Despite a decade of economic growth, Latin America is the most insecure region in the world, and an increase in crime on the continent has led to “an epidemic of violence” that is affecting growth, according to a report released by the UN Development Program. One in three Latin Americans reported being a victim of a violent crime in 2012, with the majority of the attacks being mainly robberies.
“Latin America today shows stronger and more integrated economies, less poverty, more consolidated democracies, as well as states that have taken on greater responsibilities in terms of social protection,” the UN said in its report Citizen Security with a Human Face: evidence and proposals for Latin America.
“However, the weak link in the region is crime and insecurity. Throughout the last decade the region has suffered an epidemic of violence, accompanied by the growth and dissemination of crime, as well as an increase in fear among citizens,” it continued.
The report also says that insecurity, in terms of personal safety, has also led to lifestyle changes for Latin American families: between 45% and 65% of those questioned told UN researchers that they’ve stopped going out at night due to fear. Thirteen percent reported having felt the need to change their home or residence for fear of being a victim of a crime, according to a survey by the UN team.
“This is a change in the lives of the people, a change in the behavior of people,” said Heraldo Muñoz, the UN Under-Secretary General and Director for Latin America and the Caribbean.
“As this has an impact on the lives of families, (the) wealthy middle classes hire private guards. Today in the region, (we) have almost 50% more private police guards. What this does is exacerbate existing inequalities.”
“There is no magic solution to insecurity, but this serious problem can be remediated—with vision and long-term political will,” he added.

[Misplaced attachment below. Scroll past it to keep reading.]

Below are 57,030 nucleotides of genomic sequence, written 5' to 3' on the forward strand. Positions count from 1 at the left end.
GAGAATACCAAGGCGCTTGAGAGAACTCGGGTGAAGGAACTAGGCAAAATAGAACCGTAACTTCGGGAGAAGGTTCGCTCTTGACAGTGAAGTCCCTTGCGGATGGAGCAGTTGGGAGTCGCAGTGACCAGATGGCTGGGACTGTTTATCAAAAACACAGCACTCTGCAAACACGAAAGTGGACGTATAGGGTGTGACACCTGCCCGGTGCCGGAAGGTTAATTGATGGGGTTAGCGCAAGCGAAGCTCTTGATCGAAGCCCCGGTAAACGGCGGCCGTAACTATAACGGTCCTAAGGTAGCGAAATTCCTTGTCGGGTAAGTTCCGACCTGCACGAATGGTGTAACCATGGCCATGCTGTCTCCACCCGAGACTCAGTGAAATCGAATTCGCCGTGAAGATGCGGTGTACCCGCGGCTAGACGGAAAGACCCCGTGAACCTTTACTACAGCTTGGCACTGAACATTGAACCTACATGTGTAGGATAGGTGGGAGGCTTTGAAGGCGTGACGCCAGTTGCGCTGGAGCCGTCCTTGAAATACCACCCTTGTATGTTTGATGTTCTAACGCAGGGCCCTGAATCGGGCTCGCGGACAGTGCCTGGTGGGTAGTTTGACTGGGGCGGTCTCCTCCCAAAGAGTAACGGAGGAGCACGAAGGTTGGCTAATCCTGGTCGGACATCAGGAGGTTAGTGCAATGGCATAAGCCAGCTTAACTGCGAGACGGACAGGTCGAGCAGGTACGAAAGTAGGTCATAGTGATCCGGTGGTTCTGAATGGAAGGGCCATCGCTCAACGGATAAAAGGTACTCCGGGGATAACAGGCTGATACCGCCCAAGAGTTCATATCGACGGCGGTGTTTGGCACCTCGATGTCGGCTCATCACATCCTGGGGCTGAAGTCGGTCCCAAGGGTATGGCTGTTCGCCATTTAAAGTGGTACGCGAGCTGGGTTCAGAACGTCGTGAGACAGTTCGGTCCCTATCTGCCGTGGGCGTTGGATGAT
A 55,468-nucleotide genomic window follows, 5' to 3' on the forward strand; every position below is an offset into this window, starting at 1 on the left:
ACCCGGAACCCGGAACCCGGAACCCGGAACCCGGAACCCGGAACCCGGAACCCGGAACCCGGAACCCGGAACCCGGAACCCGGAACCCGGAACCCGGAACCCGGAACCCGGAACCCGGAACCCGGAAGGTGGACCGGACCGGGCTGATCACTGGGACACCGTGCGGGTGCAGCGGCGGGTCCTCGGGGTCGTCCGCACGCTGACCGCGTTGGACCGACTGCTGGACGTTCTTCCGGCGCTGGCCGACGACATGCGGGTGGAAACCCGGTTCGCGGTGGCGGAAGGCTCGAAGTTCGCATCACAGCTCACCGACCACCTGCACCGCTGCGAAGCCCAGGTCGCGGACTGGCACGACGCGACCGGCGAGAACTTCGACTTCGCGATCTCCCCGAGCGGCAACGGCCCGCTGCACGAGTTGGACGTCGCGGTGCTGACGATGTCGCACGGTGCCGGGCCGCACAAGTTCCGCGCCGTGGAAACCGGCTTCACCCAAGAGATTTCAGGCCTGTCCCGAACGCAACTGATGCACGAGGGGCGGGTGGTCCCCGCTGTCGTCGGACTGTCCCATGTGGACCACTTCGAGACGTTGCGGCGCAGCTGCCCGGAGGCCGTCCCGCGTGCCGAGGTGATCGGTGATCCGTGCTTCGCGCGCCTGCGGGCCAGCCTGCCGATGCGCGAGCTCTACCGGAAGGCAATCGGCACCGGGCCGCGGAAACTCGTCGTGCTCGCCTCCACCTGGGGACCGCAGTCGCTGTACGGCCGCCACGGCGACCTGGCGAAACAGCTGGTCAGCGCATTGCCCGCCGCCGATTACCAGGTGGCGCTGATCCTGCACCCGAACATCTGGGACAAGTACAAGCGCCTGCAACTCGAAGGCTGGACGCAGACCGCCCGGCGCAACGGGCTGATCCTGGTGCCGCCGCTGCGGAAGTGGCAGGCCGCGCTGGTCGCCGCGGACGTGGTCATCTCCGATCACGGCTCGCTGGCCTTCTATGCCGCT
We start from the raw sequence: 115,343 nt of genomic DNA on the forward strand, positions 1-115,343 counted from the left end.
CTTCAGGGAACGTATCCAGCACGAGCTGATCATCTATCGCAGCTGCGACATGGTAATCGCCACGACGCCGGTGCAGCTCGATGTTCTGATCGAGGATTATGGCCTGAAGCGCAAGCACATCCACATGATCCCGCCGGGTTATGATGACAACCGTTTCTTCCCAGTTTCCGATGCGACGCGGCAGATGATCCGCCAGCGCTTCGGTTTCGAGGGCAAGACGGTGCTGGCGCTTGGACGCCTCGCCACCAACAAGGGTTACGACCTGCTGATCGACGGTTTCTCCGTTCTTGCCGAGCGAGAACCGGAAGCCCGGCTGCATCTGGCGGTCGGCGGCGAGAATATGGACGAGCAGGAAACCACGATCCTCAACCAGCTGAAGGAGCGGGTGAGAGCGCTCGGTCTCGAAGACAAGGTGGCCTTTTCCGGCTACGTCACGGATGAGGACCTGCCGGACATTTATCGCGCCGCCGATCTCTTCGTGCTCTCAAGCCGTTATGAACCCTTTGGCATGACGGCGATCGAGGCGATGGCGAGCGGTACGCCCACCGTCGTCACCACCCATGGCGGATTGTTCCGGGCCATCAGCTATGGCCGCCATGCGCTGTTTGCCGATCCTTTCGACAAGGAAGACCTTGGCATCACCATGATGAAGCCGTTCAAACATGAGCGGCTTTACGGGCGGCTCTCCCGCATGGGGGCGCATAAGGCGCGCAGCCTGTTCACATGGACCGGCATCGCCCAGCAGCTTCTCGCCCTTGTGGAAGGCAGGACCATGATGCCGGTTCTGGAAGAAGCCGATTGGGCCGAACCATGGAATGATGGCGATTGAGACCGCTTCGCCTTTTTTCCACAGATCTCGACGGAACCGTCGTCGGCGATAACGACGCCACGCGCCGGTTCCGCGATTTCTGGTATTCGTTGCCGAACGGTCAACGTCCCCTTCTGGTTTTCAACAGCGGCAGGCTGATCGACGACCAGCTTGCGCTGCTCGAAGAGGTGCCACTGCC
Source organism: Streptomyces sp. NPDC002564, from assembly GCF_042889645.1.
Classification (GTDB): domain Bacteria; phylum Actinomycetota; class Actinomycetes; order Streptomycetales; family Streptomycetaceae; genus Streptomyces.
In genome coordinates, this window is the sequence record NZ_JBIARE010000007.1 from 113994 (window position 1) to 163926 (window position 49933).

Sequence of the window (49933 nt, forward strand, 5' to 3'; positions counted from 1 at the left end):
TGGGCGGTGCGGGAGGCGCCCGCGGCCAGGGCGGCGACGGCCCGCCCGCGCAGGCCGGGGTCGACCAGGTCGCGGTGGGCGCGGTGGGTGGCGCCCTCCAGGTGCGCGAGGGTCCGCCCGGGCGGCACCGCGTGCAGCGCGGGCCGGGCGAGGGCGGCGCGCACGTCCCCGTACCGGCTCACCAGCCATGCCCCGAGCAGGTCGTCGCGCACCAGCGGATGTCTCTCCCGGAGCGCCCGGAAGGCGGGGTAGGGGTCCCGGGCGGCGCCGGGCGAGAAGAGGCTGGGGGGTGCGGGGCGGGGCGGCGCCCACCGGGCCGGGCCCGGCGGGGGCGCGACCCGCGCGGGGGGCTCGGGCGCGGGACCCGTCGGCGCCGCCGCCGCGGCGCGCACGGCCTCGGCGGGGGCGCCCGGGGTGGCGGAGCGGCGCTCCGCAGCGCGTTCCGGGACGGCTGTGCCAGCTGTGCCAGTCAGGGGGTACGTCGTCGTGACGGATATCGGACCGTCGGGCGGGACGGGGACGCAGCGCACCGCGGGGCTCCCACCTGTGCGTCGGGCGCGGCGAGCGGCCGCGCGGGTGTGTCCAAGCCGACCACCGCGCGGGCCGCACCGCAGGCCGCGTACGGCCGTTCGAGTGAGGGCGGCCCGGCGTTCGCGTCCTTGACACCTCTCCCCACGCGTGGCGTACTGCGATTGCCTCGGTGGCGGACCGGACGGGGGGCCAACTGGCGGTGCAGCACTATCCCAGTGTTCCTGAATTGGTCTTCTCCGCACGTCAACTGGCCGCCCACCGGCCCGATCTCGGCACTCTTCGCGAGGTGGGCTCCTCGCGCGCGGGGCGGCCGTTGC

The report argues that insecurity affects every country in the region. But it suggests that government and community action to control crime levels and lower incidents is not enough — countries need to improve the lives of its citizens, boost inclusive economic growth and improve their judicial institutions.
“Citizen security is a sensitive issue which preoccupies many political decision-makers and reverberates in the heat of electoral campaigns,” said UN Development Program Administrator Helen Clark.
“It is a crucial issue for several regions, including Latin America and the Caribbean, because without peace there can be no development, and without development there can be no lasting peace.”
Latin America has experienced both economic growth and increased crime rates over the past decade, with more than 100,000 murders per year during that time. The UN stated that in 11 of the 18 assessed countries the rate is higher than 10 murders per 100,000 inhabitants.
The UNDP conducted surveys in prisons in Argentina, Brazil, Chile, El Salvador, Mexico and Peru to compare criminals and their experiences of crime. In Argentina 59.9% of prison inmates questioned said they had carried a weapon to commit a crime, the highest of the six countries. 37% of those inmates had used a weapon, but most shockingly, 65.4% had a weapon before the age of 18.
However, the robbery rate in Argentina, according to the UN, had fallen when they compared statistics from 2005 (980 per 100,000 inhabitants) and 2011 (973 per 100,000 inhabitants).
The upbringing of criminals was something that the UN also looked at. One in three prisoners said they had left home before the age of 15 (in Chile, one in every two), and between 13% (Argentina) and 27% (El Salvador) never met their father or mother. In all six countries, more than 80% of inmates did not complete 12 years of schooling.
One of the report’s lead authors, Rafael Fernandez de Castro, suggested that one learning from the study was that “iron fist” policies do not work: he said strong police and criminal repression often coincided with high crime rates.